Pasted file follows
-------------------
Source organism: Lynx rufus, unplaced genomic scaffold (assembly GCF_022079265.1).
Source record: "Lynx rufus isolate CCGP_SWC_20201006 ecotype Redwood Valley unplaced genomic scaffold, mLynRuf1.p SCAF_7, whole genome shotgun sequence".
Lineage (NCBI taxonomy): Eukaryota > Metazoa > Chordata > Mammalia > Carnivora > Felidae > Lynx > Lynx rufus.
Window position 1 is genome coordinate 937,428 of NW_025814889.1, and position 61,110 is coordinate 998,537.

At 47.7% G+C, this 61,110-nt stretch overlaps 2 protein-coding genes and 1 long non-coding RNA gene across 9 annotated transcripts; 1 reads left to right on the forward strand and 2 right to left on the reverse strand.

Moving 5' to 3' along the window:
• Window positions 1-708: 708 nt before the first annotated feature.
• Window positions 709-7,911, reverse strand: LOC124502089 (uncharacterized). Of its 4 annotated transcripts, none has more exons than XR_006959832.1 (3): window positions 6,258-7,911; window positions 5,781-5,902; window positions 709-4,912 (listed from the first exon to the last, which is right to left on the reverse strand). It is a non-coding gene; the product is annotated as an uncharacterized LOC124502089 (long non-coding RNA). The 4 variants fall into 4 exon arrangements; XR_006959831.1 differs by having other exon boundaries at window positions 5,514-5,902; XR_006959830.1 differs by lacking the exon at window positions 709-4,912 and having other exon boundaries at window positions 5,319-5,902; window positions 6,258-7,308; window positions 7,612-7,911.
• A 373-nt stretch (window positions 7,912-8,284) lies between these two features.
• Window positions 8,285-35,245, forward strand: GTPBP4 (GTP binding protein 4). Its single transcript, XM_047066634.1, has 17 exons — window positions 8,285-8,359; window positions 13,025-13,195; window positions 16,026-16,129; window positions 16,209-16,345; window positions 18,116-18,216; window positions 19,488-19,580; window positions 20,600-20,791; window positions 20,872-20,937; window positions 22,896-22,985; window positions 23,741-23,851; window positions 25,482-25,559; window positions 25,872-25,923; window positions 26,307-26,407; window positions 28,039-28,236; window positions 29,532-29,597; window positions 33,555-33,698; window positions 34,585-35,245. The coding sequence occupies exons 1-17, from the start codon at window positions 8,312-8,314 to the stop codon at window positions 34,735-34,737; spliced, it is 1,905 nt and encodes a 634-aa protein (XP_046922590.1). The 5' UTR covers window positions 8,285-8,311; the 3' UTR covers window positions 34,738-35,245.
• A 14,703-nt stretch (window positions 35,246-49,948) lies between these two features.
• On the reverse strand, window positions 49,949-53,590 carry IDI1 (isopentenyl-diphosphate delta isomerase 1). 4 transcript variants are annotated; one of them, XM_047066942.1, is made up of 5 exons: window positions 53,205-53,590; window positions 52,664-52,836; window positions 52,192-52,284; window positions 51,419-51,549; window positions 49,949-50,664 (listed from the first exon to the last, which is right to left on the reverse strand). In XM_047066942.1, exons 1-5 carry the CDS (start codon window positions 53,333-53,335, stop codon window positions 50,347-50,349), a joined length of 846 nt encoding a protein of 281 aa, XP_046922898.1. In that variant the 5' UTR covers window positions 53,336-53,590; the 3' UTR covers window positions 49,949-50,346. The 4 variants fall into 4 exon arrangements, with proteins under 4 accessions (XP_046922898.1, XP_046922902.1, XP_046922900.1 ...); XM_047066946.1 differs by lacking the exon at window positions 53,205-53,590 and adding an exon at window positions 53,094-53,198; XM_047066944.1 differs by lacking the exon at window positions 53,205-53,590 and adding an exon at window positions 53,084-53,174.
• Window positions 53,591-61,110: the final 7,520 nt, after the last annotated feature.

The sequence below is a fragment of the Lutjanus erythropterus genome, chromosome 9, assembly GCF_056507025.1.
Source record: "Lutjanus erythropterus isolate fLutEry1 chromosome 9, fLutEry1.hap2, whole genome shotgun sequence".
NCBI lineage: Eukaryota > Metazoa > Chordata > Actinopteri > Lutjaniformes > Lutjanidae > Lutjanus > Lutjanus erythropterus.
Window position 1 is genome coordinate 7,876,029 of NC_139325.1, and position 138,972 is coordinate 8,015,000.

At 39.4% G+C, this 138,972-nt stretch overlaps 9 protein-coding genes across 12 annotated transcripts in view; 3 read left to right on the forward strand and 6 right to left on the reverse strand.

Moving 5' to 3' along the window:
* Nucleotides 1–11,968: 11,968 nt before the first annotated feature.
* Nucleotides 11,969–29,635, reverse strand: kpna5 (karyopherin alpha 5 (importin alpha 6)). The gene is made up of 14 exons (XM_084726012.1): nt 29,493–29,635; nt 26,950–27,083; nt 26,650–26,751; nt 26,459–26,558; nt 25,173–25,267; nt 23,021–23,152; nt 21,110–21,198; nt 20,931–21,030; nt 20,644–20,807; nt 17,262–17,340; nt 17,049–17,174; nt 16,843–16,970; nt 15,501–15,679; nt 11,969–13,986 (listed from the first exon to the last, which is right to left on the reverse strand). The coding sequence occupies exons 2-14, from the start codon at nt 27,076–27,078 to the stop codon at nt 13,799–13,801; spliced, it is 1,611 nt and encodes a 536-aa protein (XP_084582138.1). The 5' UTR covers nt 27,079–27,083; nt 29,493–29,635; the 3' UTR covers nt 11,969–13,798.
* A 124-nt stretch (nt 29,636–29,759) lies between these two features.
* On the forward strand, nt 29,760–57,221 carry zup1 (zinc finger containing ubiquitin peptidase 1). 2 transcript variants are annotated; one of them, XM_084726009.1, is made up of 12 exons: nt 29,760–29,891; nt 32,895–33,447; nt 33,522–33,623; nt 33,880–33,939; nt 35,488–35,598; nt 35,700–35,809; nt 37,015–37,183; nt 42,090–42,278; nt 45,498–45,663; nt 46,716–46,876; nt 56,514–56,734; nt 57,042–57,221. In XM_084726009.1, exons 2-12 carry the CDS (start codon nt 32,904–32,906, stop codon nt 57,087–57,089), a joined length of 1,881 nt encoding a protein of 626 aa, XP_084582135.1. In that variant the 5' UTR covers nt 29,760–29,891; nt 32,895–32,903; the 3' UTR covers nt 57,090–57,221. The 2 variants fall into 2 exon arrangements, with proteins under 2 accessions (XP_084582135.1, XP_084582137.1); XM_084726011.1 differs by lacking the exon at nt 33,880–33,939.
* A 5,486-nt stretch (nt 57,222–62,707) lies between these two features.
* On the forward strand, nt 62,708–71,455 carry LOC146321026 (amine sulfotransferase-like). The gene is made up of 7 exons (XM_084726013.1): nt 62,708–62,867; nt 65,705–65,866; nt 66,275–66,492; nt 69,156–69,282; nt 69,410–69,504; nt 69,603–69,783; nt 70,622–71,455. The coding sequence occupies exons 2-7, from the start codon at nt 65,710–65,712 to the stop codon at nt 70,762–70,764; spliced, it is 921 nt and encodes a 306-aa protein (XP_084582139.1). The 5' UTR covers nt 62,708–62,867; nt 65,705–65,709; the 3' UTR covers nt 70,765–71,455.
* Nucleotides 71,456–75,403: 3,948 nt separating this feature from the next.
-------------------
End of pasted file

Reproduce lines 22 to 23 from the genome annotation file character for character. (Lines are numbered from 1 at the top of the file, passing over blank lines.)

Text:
* A 124-nt stretch (nt 29,636–29,759) lies between these two features.
* On the forward strand, nt 29,760–57,221 carry zup1 (zinc finger containing ubiquitin peptidase 1). 2 transcript variants are annotated; one of them, XM_084726009.1, is made up of 12 exons: nt 29,760–29,891; nt 32,895–33,447; nt 33,522–33,623; nt 33,880–33,939; nt 35,488–35,598; nt 35,700–35,809; nt 37,015–37,183; nt 42,090–42,278; nt 45,498–45,663; nt 46,716–46,876; nt 56,514–56,734; nt 57,042–57,221. In XM_084726009.1, exons 2-12 carry the CDS (start codon nt 32,904–32,906, stop codon nt 57,087–57,089), a joined length of 1,881 nt encoding a protein of 626 aa, XP_084582135.1. In that variant the 5' UTR covers nt 29,760–29,891; nt 32,895–32,903; the 3' UTR covers nt 57,090–57,221. The 2 variants fall into 2 exon arrangements, with proteins under 2 accessions (XP_084582135.1, XP_084582137.1); XM_084726011.1 differs by lacking the exon at nt 33,880–33,939.